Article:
Dick Vincent (5/5)

This month Dick Vincent is our guestblogger. His illustrations can be found in our new Sketchbook (now available for pre-order) and the Flow Journal Pack.

For my last post I thought I’d talk about, where I work and the processes I take within my projects as well as the materials I prefer to use. I currently work from my studio which is tucked away into the corner of my one bedroom flat. In general I’ve always preferred working from home and this is for several reasons, firstly I’m easily distracted and whenever I’ve attempted to work within the shared studio spaces of art school I found myself concentrating more on what everybody else is doing, rather than what I should be doing, which would often result in me distracting everybody else.
Secondly during the early stages of my career I’d have to balance my art work with day jobs, which meant I had to squeeze my art into the free gaps that I had (before work, lunch breaks, 2am etc) and as much as I’ve tried I’ve never been able to follow a strict routine and after many flawed attempts I’ve come to terms with that I’ll always work as and when I want, I feel this gives me the best results as the work is more free flowing and less forced, I’ve also found I work best on the cusp of a deadline, the panic forces me to focus on the task at hand and forget the distractions. Finally I choose to work from home as it means I get to hang out with my cats.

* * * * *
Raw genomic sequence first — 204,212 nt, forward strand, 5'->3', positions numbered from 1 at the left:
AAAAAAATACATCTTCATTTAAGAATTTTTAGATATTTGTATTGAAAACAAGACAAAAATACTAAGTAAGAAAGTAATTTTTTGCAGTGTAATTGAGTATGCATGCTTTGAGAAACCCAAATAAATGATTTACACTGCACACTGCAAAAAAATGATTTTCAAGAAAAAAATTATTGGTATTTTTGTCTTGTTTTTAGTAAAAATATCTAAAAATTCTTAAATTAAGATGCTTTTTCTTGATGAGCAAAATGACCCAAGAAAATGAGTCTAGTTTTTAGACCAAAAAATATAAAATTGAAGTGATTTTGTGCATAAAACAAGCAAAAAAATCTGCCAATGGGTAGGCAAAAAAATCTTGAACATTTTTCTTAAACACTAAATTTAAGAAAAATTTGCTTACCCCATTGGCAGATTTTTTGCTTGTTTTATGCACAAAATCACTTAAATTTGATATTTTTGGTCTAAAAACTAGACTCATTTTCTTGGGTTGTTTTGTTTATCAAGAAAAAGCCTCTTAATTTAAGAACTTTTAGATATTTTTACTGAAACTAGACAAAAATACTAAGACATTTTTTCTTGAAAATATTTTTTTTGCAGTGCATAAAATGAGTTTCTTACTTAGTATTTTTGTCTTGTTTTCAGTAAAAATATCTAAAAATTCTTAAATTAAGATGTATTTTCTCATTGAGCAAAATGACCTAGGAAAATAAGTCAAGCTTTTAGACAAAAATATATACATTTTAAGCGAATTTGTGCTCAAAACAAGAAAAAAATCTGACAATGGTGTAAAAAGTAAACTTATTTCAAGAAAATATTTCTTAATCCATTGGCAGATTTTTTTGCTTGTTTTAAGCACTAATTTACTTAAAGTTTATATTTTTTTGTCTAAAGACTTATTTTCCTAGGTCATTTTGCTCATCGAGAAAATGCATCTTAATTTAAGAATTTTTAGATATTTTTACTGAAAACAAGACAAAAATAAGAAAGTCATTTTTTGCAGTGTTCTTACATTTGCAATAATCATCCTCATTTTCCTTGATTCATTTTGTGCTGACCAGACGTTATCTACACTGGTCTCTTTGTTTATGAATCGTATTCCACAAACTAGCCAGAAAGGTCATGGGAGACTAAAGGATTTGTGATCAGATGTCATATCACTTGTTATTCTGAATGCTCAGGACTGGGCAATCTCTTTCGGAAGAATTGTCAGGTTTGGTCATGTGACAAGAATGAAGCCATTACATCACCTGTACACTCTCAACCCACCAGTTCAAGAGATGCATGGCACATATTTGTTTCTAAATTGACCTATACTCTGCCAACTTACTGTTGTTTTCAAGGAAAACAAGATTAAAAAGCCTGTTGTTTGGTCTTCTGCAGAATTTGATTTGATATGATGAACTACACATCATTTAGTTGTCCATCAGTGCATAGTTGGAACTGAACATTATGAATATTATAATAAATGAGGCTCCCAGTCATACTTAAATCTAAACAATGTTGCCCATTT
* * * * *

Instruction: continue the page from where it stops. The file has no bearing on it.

Over the years I’ve tried many different ways of approaching work, and eventually found one which works for me. Sketchbooks for example have never worked for me, which almost caused my art tutors to have a break down, but for whatever reason I just prefer starting work on whatever papers nearest to hand. I’ve always started with lists, lists are the most important discovery I’ve made, whenever I feel like I’m going through a creative drought I’ll write lists, they help to clarify ideas and structure without thinking about an idea visually, then I move onto thumbnail sketches, this just helps me to visualise how an idea will work as a composition, a strong composition should always work as any size, I’ll then move onto colour swatches so I can get feel of what colours the image will be, if the image is for a client I’ll do a rough sketch to be sent for clarification but if it’s for myself I’ll move straight to the final thing.

For the finished piece I always use paints, at the moment I’m using Gouache, In the past I chose to use watercolours, but this was purely because it was what I could afford at the time, Gouache isn’t really that far from watercolour but I prefer how it allows me to add light colours over dark shades. Once the image is painted I’ll scan it and maybe touch it up on photoshop, I try to avoid photoshop as much as I can but if I want to do a heavily detailed illustration it allows me to do that without having to make a giant painting.

Thank you for reading my posts these past few weeks and I hope you enjoyed reading them as much as I enjoyed writing them. Dick